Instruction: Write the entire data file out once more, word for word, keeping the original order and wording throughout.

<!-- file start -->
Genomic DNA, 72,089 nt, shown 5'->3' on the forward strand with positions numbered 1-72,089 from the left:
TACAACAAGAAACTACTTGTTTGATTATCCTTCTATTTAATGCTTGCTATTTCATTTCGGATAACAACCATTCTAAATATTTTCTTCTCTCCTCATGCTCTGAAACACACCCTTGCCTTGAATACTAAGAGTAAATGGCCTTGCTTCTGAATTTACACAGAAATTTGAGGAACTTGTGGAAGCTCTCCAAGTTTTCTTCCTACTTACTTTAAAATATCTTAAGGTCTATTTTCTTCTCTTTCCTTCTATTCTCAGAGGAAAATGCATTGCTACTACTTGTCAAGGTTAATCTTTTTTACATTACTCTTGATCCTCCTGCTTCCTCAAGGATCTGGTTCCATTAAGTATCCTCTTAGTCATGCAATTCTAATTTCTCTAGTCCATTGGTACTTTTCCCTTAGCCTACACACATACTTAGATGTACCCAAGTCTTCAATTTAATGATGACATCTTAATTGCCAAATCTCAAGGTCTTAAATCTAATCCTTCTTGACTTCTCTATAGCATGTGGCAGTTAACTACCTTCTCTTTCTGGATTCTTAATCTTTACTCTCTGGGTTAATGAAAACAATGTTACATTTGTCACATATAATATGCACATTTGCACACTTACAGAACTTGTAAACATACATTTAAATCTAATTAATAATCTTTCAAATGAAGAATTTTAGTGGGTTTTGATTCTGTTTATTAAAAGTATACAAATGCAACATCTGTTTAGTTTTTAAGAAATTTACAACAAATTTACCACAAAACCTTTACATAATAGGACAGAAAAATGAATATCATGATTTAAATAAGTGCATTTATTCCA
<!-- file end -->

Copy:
Genomic DNA, 72,089 nt, shown 5'->3' on the forward strand with positions numbered 1-72,089 from the left:
TACAACAAGAAACTACTTGTTTGATTATCCTTCTATTTAATGCTTGCTATTTCATTTCGGATAACAACCATTCTAAATATTTTCTTCTCTCCTCATGCTCTGAAACACACCCTTGCCTTGAATACTAAGAGTAAATGGCCTTGCTTCTGAATTTACACAGAAATTTGAGGAACTTGTGGAAGCTCTCCAAGTTTTCTTCCTACTTACTTTAAAATATCTTAAGGTCTATTTTCTTCTCTTTCCTTCTATTCTCAGAGGAAAATGCATTGCTACTACTTGTCAAGGTTAATCTTTTTTACATTACTCTTGATCCTCCTGCTTCCTCAAGGATCTGGTTCCATTAAGTATCCTCTTAGTCATGCAATTCTAATTTCTCTAGTCCATTGGTACTTTTCCCTTAGCCTACACACATACTTAGATGTACCCAAGTCTTCAATTTAATGATGACATCTTAATTGCCAAATCTCAAGGTCTTAAATCTAATCCTTCTTGACTTCTCTATAGCATGTGGCAGTTAACTACCTTCTCTTTCTGGATTCTTAATCTTTACTCTCTGGGTTAATGAAAACAATGTTACATTTGTCACATATAATATGCACATTTGCACACTTACAGAACTTGTAAACATACATTTAAATCTAATTAATAATCTTTCAAATGAAGAATTTTAGTGGGTTTTGATTCTGTTTATTAAAAGTATACAAATGCAACATCTGTTTAGTTTTTAAGAAATTTACAACAAATTTACCACAAAACCTTTACATAATAGGACAGAAAAATGAATATCATGATTTAAATAAGTGCATTTATTCCA